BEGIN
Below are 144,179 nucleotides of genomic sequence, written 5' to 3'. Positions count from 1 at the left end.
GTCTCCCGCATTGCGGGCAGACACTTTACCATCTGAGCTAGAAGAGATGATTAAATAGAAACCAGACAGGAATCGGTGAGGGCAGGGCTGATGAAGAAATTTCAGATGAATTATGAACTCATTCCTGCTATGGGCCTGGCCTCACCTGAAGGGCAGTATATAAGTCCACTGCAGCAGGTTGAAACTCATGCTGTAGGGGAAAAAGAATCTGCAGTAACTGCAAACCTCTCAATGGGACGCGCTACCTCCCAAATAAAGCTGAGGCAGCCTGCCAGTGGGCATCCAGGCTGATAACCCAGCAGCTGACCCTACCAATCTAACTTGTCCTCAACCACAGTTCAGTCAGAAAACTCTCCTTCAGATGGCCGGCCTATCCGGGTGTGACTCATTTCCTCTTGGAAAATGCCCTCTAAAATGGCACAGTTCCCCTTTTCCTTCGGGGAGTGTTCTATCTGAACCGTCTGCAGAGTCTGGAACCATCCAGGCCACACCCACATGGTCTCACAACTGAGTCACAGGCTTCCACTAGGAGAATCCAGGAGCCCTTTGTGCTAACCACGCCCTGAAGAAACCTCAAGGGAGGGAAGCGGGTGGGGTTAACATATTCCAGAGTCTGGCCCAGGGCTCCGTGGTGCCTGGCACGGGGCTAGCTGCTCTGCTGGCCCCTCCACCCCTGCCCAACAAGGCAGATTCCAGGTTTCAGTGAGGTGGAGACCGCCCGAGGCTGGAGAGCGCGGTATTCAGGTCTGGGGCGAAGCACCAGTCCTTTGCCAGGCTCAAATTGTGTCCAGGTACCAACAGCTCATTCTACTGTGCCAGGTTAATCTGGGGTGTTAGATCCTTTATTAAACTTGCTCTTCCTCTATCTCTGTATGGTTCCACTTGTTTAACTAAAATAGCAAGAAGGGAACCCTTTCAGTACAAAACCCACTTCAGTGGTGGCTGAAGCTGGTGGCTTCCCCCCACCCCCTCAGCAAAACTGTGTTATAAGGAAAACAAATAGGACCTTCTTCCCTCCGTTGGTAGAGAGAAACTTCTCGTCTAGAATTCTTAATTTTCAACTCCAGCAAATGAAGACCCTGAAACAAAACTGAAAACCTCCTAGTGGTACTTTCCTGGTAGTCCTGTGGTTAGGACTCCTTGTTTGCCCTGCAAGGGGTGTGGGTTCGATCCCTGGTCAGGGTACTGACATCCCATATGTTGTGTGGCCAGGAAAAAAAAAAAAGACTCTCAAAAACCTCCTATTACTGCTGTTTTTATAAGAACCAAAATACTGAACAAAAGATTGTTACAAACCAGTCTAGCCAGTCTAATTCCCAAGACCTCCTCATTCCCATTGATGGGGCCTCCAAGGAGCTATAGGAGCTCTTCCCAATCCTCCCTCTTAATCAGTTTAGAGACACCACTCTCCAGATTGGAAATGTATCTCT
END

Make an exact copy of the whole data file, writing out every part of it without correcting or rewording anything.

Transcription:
Below are 144,179 nucleotides of genomic sequence, written 5' to 3'. Positions count from 1 at the left end.
GTCTCCCGCATTGCGGGCAGACACTTTACCATCTGAGCTAGAAGAGATGATTAAATAGAAACCAGACAGGAATCGGTGAGGGCAGGGCTGATGAAGAAATTTCAGATGAATTATGAACTCATTCCTGCTATGGGCCTGGCCTCACCTGAAGGGCAGTATATAAGTCCACTGCAGCAGGTTGAAACTCATGCTGTAGGGGAAAAAGAATCTGCAGTAACTGCAAACCTCTCAATGGGACGCGCTACCTCCCAAATAAAGCTGAGGCAGCCTGCCAGTGGGCATCCAGGCTGATAACCCAGCAGCTGACCCTACCAATCTAACTTGTCCTCAACCACAGTTCAGTCAGAAAACTCTCCTTCAGATGGCCGGCCTATCCGGGTGTGACTCATTTCCTCTTGGAAAATGCCCTCTAAAATGGCACAGTTCCCCTTTTCCTTCGGGGAGTGTTCTATCTGAACCGTCTGCAGAGTCTGGAACCATCCAGGCCACACCCACATGGTCTCACAACTGAGTCACAGGCTTCCACTAGGAGAATCCAGGAGCCCTTTGTGCTAACCACGCCCTGAAGAAACCTCAAGGGAGGGAAGCGGGTGGGGTTAACATATTCCAGAGTCTGGCCCAGGGCTCCGTGGTGCCTGGCACGGGGCTAGCTGCTCTGCTGGCCCCTCCACCCCTGCCCAACAAGGCAGATTCCAGGTTTCAGTGAGGTGGAGACCGCCCGAGGCTGGAGAGCGCGGTATTCAGGTCTGGGGCGAAGCACCAGTCCTTTGCCAGGCTCAAATTGTGTCCAGGTACCAACAGCTCATTCTACTGTGCCAGGTTAATCTGGGGTGTTAGATCCTTTATTAAACTTGCTCTTCCTCTATCTCTGTATGGTTCCACTTGTTTAACTAAAATAGCAAGAAGGGAACCCTTTCAGTACAAAACCCACTTCAGTGGTGGCTGAAGCTGGTGGCTTCCCCCCACCCCCTCAGCAAAACTGTGTTATAAGGAAAACAAATAGGACCTTCTTCCCTCCGTTGGTAGAGAGAAACTTCTCGTCTAGAATTCTTAATTTTCAACTCCAGCAAATGAAGACCCTGAAACAAAACTGAAAACCTCCTAGTGGTACTTTCCTGGTAGTCCTGTGGTTAGGACTCCTTGTTTGCCCTGCAAGGGGTGTGGGTTCGATCCCTGGTCAGGGTACTGACATCCCATATGTTGTGTGGCCAGGAAAAAAAAAAAAGACTCTCAAAAACCTCCTATTACTGCTGTTTTTATAAGAACCAAAATACTGAACAAAAGATTGTTACAAACCAGTCTAGCCAGTCTAATTCCCAAGACCTCCTCATTCCCATTGATGGGGCCTCCAAGGAGCTATAGGAGCTCTTCCCAATCCTCCCTCTTAATCAGTTTAGAGACACCACTCTCCAGATTGGAAATGTATCTCT